Let’s Play War

In the spring of 1964, as fighting escalated in Vietnam, several dozen Americans gathered to play a game. They were some of the most powerful men in Washington: the director of Central Intelligence, the Army chief of staff, the national security advisor, and the head of the Strategic Air Command. Senior officials from the State Department and the Navy were also on hand.

Players were divided into two teams, red and blue, representing the Cold War superpowers. The teams operated out of separate rooms in the Pentagon, role-playing confrontation in Southeast Asia, simulated in a neutral command center. Receiving each team’s orders, the command center’s experts modeled the blue and red moves, and issued mock intelligence reports in response. Reports reflected the evolving conflict, but the intelligence was intentionally distorted to replicate the fog of war. After days of playing out different scenarios, the war gamers reached the conclusion that civilians in the United States and the rest of the world would vocally protest an American bombing offensive.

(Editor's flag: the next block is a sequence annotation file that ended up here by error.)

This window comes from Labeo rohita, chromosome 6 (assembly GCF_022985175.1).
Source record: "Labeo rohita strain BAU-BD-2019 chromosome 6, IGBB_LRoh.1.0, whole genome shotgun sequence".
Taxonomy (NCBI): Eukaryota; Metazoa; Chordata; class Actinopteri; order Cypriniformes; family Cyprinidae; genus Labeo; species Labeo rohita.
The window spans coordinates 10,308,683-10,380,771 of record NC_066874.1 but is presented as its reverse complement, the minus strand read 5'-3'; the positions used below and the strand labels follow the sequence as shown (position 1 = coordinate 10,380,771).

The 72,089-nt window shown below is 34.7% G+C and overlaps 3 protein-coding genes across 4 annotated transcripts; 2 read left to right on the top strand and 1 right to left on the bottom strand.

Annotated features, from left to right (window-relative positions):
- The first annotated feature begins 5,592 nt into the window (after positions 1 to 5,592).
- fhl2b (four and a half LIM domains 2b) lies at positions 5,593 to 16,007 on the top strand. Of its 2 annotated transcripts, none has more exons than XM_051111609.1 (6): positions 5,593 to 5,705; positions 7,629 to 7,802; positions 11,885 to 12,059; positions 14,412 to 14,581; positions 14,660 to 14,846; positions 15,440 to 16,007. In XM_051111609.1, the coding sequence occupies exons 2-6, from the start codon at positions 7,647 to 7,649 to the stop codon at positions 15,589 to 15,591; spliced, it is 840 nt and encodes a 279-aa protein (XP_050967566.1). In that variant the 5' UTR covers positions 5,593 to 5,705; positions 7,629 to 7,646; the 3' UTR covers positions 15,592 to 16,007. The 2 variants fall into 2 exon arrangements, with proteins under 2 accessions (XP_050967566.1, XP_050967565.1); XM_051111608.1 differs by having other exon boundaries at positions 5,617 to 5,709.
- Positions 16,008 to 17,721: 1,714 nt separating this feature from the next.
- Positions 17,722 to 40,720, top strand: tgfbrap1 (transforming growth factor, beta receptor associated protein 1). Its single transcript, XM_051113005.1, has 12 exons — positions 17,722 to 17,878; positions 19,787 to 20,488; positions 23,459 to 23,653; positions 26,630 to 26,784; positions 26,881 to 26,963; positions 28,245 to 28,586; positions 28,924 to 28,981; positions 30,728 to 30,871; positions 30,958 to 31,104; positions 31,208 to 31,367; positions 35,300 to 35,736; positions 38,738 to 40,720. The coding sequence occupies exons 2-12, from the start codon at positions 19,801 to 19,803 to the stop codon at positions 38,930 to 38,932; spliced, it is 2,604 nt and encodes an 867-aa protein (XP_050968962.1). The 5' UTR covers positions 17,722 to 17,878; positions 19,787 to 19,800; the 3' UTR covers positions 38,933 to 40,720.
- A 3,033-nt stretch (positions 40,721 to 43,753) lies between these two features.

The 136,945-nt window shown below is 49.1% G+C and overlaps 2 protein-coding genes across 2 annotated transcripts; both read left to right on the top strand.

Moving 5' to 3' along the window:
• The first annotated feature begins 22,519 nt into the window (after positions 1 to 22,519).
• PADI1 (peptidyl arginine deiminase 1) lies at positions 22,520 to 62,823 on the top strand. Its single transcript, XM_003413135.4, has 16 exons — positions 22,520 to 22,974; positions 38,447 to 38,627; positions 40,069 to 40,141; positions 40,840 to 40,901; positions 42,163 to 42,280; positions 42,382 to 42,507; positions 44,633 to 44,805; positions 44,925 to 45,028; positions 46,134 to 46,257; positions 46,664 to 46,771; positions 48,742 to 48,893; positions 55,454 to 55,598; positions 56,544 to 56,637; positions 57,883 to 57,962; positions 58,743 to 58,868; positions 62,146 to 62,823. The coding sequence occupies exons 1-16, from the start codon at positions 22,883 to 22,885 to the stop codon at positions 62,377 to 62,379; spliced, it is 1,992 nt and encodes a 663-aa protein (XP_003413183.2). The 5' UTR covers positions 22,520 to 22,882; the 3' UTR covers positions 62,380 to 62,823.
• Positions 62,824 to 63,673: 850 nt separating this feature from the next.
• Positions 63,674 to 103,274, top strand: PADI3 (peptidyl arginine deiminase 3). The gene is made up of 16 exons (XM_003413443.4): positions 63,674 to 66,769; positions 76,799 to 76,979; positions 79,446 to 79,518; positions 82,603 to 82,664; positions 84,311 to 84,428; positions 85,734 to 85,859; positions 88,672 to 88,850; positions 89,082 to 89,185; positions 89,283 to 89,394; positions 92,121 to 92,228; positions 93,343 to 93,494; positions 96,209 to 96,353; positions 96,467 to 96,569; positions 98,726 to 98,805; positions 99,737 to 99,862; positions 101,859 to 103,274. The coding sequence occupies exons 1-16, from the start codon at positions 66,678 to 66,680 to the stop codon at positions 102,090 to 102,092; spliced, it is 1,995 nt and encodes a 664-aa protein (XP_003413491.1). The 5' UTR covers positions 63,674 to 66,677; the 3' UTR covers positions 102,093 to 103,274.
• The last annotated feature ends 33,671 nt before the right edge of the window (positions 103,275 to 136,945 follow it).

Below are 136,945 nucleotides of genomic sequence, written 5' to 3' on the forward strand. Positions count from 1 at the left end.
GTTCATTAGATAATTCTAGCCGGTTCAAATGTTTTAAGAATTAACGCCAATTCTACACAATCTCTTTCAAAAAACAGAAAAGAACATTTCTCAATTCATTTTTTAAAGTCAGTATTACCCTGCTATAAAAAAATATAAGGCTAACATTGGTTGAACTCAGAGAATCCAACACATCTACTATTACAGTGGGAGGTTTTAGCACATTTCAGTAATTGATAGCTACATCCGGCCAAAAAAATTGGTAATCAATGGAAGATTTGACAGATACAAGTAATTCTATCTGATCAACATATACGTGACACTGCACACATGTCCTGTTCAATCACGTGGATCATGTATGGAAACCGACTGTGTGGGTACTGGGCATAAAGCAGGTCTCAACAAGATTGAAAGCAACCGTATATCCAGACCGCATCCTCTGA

The need to anticipate the dynamics of conflict increased as the U.S. Congress passed the Gulf of Tonkin Resolution in August of 1964, effectively declaring war on North Vietnam. So another war game was played. The objective was to play out the situation in Southeast Asia six months in the future. After ruling out an American nuclear attack, the teams role-played their way to a quagmire, in which the North Vietnamese countered every

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